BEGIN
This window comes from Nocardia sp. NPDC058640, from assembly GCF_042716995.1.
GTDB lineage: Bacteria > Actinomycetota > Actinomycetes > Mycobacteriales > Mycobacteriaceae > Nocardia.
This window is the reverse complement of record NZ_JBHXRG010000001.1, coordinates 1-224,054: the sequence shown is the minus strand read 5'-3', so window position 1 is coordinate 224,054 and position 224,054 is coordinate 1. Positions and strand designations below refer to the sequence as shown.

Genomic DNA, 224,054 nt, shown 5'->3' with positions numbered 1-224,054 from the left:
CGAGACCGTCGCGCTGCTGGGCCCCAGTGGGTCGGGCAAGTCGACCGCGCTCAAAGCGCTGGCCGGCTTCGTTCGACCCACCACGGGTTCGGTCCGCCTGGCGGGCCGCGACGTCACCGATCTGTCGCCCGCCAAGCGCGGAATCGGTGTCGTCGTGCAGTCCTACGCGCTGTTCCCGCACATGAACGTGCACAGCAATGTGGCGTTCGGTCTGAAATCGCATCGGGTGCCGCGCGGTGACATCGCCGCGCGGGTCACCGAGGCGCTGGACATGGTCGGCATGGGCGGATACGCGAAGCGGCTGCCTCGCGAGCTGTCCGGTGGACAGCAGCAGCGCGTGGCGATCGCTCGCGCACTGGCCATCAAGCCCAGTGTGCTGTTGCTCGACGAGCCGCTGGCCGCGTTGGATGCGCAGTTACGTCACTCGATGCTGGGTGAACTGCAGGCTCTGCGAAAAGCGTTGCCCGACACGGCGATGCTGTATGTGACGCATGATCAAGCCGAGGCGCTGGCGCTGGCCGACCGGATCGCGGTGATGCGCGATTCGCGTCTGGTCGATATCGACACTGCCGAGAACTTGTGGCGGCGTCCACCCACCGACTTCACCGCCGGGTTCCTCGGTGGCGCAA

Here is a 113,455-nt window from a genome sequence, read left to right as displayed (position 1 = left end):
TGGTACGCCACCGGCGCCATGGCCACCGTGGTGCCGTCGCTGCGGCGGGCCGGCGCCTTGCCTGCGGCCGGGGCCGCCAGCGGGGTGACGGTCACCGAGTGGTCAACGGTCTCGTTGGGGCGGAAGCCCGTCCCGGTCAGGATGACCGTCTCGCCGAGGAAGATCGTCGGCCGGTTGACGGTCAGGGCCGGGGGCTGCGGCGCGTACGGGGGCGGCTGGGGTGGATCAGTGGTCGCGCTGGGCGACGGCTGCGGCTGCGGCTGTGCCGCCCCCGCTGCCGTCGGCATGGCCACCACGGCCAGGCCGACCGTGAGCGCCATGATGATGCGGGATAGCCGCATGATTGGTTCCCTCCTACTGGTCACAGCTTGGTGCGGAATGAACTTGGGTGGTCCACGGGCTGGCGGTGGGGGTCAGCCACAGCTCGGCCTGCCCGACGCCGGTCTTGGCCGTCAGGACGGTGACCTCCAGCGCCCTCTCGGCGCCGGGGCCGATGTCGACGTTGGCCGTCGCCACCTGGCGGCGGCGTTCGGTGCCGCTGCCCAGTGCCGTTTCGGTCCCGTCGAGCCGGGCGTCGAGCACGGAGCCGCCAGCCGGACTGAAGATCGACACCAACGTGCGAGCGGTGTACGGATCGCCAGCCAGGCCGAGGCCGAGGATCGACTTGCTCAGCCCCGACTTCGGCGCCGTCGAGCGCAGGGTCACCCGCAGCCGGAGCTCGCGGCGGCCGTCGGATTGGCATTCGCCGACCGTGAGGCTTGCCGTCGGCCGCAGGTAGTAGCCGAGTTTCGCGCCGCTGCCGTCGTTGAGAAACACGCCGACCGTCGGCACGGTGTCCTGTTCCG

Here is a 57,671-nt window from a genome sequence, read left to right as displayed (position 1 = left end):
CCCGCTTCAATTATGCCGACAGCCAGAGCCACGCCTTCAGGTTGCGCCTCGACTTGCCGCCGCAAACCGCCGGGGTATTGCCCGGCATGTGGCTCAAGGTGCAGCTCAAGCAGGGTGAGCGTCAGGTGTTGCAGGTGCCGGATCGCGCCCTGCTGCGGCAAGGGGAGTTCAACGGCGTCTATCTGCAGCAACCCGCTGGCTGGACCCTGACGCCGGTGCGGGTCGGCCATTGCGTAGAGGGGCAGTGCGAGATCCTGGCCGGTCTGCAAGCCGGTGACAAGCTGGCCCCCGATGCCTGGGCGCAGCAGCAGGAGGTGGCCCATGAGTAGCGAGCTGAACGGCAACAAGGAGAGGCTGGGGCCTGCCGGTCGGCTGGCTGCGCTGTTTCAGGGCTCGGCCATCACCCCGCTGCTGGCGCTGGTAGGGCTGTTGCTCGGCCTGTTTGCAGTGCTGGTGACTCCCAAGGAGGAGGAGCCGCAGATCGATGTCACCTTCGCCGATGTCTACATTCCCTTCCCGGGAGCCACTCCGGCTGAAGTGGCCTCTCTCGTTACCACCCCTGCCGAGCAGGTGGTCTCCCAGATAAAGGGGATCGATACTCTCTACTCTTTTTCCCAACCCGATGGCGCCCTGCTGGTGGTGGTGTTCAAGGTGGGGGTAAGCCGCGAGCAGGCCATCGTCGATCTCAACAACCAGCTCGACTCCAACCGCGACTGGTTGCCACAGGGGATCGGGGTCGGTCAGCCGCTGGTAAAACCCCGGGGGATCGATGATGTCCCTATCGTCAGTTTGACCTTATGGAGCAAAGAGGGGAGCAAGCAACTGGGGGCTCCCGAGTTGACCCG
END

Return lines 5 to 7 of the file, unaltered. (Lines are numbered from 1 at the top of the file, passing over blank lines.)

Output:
CGAGACCGTCGCGCTGCTGGGCCCCAGTGGGTCGGGCAAGTCGACCGCGCTCAAAGCGCTGGCCGGCTTCGTTCGACCCACCACGGGTTCGGTCCGCCTGGCGGGCCGCGACGTCACCGATCTGTCGCCCGCCAAGCGCGGAATCGGTGTCGTCGTGCAGTCCTACGCGCTGTTCCCGCACATGAACGTGCACAGCAATGTGGCGTTCGGTCTGAAATCGCATCGGGTGCCGCGCGGTGACATCGCCGCGCGGGTCACCGAGGCGCTGGACATGGTCGGCATGGGCGGATACGCGAAGCGGCTGCCTCGCGAGCTGTCCGGTGGACAGCAGCAGCGCGTGGCGATCGCTCGCGCACTGGCCATCAAGCCCAGTGTGCTGTTGCTCGACGAGCCGCTGGCCGCGTTGGATGCGCAGTTACGTCACTCGATGCTGGGTGAACTGCAGGCTCTGCGAAAAGCGTTGCCCGACACGGCGATGCTGTATGTGACGCATGATCAAGCCGAGGCGCTGGCGCTGGCCGACCGGATCGCGGTGATGCGCGATTCGCGTCTGGTCGATATCGACACTGCCGAGAACTTGTGGCGGCGTCCACCCACCGACTTCACCGCCGGGTTCCTCGGTGGCGCAA

Here is a 113,455-nt window from a genome sequence, read left to right as displayed (position 1 = left end):
TGGTACGCCACCGGCGCCATGGCCACCGTGGTGCCGTCGCTGCGGCGGGCCGGCGCCTTGCCTGCGGCCGGGGCCGCCAGCGGGGTGACGGTCACCGAGTGGTCAACGGTCTCGTTGGGGCGGAAGCCCGTCCCGGTCAGGATGACCGTCTCGCCGAGGAAGATCGTCGGCCGGTTGACGGTCAGGGCCGGGGGCTGCGGCGCGTACGGGGGCGGCTGGGGTGGATCAGTGGTCGCGCTGGGCGACGGCTGCGGCTGCGGCTGTGCCGCCCCCGCTGCCGTCGGCATGGCCACCACGGCCAGGCCGACCGTGAGCGCCATGATGATGCGGGATAGCCGCATGATTGGTTCCCTCCTACTGGTCACAGCTTGGTGCGGAATGAACTTGGGTGGTCCACGGGCTGGCGGTGGGGGTCAGCCACAGCTCGGCCTGCCCGACGCCGGTCTTGGCCGTCAGGACGGTGACCTCCAGCGCCCTCTCGGCGCCGGGGCCGATGTCGACGTTGGCCGTCGCCACCTGGCGGCGGCGTTCGGTGCCGCTGCCCAGTGCCGTTTCGGTCCCGTCGAGCCGGGCGTCGAGCACGGAGCCGCCAGCCGGACTGAAGATCGACACCAACGTGCGAGCGGTGTACGGATCGCCAGCCAGGCCGAGGCCGAGGATCGACTTGCTCAGCCCCGACTTCGGCGCCGTCGAGCGCAGGGTCACCCGCAGCCGGAGCTCGCGGCGGCCGTCGGATTGGCATTCGCCGACCGTGAGGCTTGCCGTCGGCCGCAGGTAGTAGCCGAGTTTCGCGCCGCTGCCGTCGTTGAGAAACACGCCGACCGTCGGCACGGTGTCCTGTTCCG